I use this so much, I figured I’d make it a static page.
In most states, to use lethal force in self-defense, you have to convince people – the cops, the prosecutor, and if that fails, the jury – that you met most or all of the following critera. Which criteria, and exactly how you have to meet them, depends on state statute, case law and, let’s be honest, the mood of the electorate that’ll be voting for the county prosecutors.
But as a pragmatic matter, most of them involve meeting the following criteria:
You Can’t Be The Aggressor: You can’t start a fist fight, and then pull a gun when someone pulls a knife. It can go way beyond that, of course; in a recent Minneapolis case, a group of men at a “Black Lives Matter” protest who shot at people chasing them outside in self-defense – lost their case largely because the prosecutor showed the jury – the “reasonable people” – video they took on their way to the event bragging about wanting to mix it up with protesters.
You Must Be In Reasonable, Immediate Fear of Death or Some Significant Harm: Each word means something. The fear must be immediate – if someone says “I’m going to stab you – in an hour”? That’s not immediate. “Reasonable” means “a jury will believe it”. Death is obvious; the level of harm that also justifies self-defense varies by jurisdiction. In some states – Minnesota is an example” – the standard is “Great Bodily Harm”, which means losing a faculty, severe disfigurement, maiming or cripping. Rape (of a woman) will also usually count. Many other states use “Serious Bodily Harm”, which is a lower standard.
The Force Used Must Be Reasonable: You may only use lethal force until the threat you perceive above is over. You can shoot until your attacker/s fall over, but you can’t finish ’em off when they’re on the ground bleeding out and unconscious.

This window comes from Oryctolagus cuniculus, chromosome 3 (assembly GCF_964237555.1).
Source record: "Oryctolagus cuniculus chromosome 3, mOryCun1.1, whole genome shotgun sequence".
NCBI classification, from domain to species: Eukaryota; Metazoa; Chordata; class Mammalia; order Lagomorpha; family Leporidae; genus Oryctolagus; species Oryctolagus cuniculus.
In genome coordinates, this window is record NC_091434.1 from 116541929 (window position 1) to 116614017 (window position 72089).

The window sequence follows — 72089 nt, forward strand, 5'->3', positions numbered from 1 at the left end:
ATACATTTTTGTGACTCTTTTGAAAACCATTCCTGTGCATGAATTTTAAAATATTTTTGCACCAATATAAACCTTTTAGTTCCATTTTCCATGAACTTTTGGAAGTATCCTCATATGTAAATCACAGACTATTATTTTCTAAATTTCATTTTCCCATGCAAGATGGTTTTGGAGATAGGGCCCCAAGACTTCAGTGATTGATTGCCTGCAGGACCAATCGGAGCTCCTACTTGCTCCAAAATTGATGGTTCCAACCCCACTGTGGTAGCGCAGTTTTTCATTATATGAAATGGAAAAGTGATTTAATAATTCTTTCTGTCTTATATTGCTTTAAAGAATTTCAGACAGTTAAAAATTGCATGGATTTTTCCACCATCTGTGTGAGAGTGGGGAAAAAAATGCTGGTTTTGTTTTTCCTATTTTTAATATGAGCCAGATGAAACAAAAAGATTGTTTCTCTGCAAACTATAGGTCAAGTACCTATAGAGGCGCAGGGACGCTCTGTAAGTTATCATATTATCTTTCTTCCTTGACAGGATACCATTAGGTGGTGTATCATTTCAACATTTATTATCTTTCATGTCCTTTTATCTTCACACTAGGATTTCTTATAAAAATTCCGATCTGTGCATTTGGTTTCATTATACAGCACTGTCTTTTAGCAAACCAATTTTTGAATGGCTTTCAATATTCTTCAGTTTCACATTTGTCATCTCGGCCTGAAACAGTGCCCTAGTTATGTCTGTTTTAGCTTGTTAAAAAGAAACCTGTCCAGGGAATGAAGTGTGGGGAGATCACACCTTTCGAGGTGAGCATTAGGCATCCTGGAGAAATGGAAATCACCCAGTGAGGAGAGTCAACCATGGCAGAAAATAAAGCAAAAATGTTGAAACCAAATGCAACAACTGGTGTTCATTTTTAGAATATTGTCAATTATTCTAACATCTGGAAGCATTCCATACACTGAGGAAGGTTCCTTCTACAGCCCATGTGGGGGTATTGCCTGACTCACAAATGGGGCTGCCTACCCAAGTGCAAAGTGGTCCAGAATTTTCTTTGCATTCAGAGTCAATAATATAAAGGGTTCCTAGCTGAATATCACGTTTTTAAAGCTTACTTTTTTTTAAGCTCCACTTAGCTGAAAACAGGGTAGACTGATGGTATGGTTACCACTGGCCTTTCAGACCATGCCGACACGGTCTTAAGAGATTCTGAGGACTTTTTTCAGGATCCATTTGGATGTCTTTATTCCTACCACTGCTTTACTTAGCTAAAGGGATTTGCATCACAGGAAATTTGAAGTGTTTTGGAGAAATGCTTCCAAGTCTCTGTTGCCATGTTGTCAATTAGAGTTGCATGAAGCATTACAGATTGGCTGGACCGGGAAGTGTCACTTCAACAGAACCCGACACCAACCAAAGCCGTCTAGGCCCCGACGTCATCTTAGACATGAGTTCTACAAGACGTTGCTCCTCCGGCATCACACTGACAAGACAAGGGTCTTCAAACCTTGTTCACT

You Have a “Duty To Retreat”: You must make a reasonable effort to disengage from the situation. “Reasonable” means reasonable; if you are a woman pushing a stroller, you are not expected to abandon the baby. If you are a sixty year old guy with a cane, beset by two twenty year old robbers with clubs, you are not expected to try to outrun them.
- “Castle Doctine” laws (or, as in Minnesota, case law) means this doesn’t apply in the home (in some other states, it may mean some other definition of one’s own property).
- “Stand Your Ground” laws mean this doesn’t apply anyplace where you have a lawful reason to be; you are presumed innocent as regards your duty to retreat. But you still have to prove the other three factors, above!)
Disclaimers: I’m not a lawyer. I’m a guy who’s been through carry permit training three times, and has extensive discussions on the subject with some of the best carry permit instructors in Minnesota – in my own self-interest.
If you wish to own or carry a firearm for self-defense, it is your job to become familiar with the laws involved in your jurisdiction.
If you are a reporter covering this issue, it also behooves you to learn the facts – although this post likely contains more valid information than you have gotten anywhere else.